Reporting of the FITT prescription components (eg, frequency, intensity, time and type of exercise) was abstracted from study methods and results (figure 2A). Prescribed frequency was reported by 91% of studies10 ,11–16–,29 ,31 ,32 ,35–42, was not reported in two studies (6%),33 ,34 and not clearly described in one study (3%).30 A target intensity was prescribed in 23 studies (70%),10–19–25 27–29 ,37 ,39 ,40 ,42 but was not reported at all in six (18%) studies26 ,33–36 ,41 and was incompletely reported in four studies (13%).30–32 ,38 A prescribed duration (time or sets/repetitions) was reported in 28 of 33 studies (85%),10 ,11–29 ,31 ,32 ,37–42 but was not reported in three (6%) studies33–35 and was incompletely reported in two studies (6%).30 ,36 A prescribed type or mode of exercise was reported in 31 of 33 studies (94%),10–29 31–35 37–42 but two studies (6%) did not clearly describe the training mode.30 ,36
Adherence to the FITT prescription
Of the studies reviewed, two (6%)15 ,16 reported complete details about adherence of participants to each component of the exercise prescription. Eight studies (24%)20–23 ,30 ,34 ,35 did not report adherence to any of the FITT components (figure 2B). Frequency of exercise (number or percentage of exercise sessions attended) was reported in 19 of 33 studies (58%),10 ,11 ,15 ,16 ,18 ,19 ,25–29 31–33 ,37 ,38 ,40–42 whereas intensity of the exercise achieved was reported in five studies (15%).15 ,16 ,24 ,25 ,31 The completed average duration of exercise bouts was reported in 7 of 33 studies (21%)13–16 ,19 ,24 ,39 and the specific type of exercise completed was reported in 11 of 33 studies (33%).12 ,13 ,15 ,16 ,18 ,19 ,24 ,25 ,38–40 The average number of FITT components reported was similar across intervention settings with an average of 1.5, 1.3 and 1.5 components reported for interventions that were performed at home,13 ,14 ,19 ,24 ,33 ,34 ,36 ,39–41 in a supervised setting10–12 15–18 20–23 25–29 ,37 ,38 ,42 or both at home and in a supervised setting,31–32 ,35 respectively.
The RCTs examined in this review for cancers other than breast have contributed knowledge about the benefits exercise offers to cancer survivors with a variety of diagnoses and varying treatments. However, these same studies have not paid consistent attention to basic principles of exercise training in designing the most appropriate exercise interventions for specified outcomes. With less than one-third of RCTs attending to more than half of the six training principles (figure 3), conclusions about the efficacy of exercise to improve various outcomes remains limited. Though meta-analyses on exercise efficacy in non-breast cancer populations generally support a positive benefit of exercise during or after cancer treatment these reviews rarely examine the quality of prescribed interventions.5 ,43–46 Thus, it remains possible that any null trials are the result of a poorly designed intervention or poor delivery rather than a lack of efficacy, but also that the most optimal programmes have yet to be developed and tested. Similarly problematic is when trials fail to report one or all components of the FITT prescription and how well each component was adhered to. Only two studies (6%) reported both the prescribed amount and adherence to all four components of the exercise prescription. Since it is extremely rare for participants to attend 100% of prescribed training sessions it is similarly likely that they may not perform 100% of the prescribed intensity and duration of training. Thus, without information on both the prescribed and received dose of exercise, developing appropriately dosed exercise prescriptions for an expected level of benefit (ie, response) remains difficult and implementation of evidence-based programming is limited.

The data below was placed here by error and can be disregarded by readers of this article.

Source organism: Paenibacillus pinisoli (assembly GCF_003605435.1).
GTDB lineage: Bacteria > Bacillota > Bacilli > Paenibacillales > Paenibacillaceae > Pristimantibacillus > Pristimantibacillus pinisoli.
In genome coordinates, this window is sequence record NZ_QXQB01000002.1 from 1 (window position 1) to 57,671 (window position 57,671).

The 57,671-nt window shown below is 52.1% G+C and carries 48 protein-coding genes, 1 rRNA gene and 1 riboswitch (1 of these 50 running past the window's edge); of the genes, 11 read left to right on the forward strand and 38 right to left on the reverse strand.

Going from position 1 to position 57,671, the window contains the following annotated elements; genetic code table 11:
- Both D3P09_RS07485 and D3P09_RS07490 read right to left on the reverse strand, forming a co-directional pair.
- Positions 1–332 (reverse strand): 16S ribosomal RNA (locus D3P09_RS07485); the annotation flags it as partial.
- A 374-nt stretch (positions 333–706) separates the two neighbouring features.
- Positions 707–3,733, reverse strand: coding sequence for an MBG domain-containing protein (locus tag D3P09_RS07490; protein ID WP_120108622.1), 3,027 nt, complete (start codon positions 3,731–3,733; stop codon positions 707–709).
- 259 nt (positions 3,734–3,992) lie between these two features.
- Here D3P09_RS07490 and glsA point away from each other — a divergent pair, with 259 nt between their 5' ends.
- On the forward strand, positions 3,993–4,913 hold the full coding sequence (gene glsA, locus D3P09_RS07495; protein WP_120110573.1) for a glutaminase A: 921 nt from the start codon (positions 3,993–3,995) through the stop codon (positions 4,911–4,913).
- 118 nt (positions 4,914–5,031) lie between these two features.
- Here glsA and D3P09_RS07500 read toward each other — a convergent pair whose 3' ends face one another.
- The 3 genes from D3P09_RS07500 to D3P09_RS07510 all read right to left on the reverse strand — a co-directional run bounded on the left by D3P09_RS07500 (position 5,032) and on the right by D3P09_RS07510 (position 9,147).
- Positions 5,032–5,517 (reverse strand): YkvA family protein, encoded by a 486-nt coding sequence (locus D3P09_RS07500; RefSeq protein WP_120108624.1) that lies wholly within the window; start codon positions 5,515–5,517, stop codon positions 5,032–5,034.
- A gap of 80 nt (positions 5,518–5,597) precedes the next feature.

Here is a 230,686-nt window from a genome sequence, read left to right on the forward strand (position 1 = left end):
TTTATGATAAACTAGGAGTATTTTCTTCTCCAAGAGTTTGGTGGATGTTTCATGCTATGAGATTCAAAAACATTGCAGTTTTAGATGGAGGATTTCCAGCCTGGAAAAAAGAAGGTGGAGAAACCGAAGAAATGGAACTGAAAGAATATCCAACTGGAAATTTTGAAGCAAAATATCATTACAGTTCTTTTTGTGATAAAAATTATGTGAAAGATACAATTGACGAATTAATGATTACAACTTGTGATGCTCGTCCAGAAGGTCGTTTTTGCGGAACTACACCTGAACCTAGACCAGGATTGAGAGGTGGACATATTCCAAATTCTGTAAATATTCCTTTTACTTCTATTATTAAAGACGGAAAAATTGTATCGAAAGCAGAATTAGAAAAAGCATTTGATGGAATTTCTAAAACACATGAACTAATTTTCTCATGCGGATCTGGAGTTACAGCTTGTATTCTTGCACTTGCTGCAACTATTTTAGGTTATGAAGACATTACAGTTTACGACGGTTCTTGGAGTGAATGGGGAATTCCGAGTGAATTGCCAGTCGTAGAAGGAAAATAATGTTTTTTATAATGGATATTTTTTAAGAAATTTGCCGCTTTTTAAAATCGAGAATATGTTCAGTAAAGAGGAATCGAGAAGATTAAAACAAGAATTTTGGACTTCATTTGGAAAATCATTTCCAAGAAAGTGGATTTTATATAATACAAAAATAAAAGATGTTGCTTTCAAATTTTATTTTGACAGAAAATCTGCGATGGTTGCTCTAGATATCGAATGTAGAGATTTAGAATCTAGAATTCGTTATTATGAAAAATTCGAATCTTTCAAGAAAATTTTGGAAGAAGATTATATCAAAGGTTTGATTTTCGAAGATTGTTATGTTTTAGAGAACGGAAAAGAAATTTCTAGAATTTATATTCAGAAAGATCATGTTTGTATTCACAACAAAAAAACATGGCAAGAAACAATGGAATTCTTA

Application of the principles of exercise training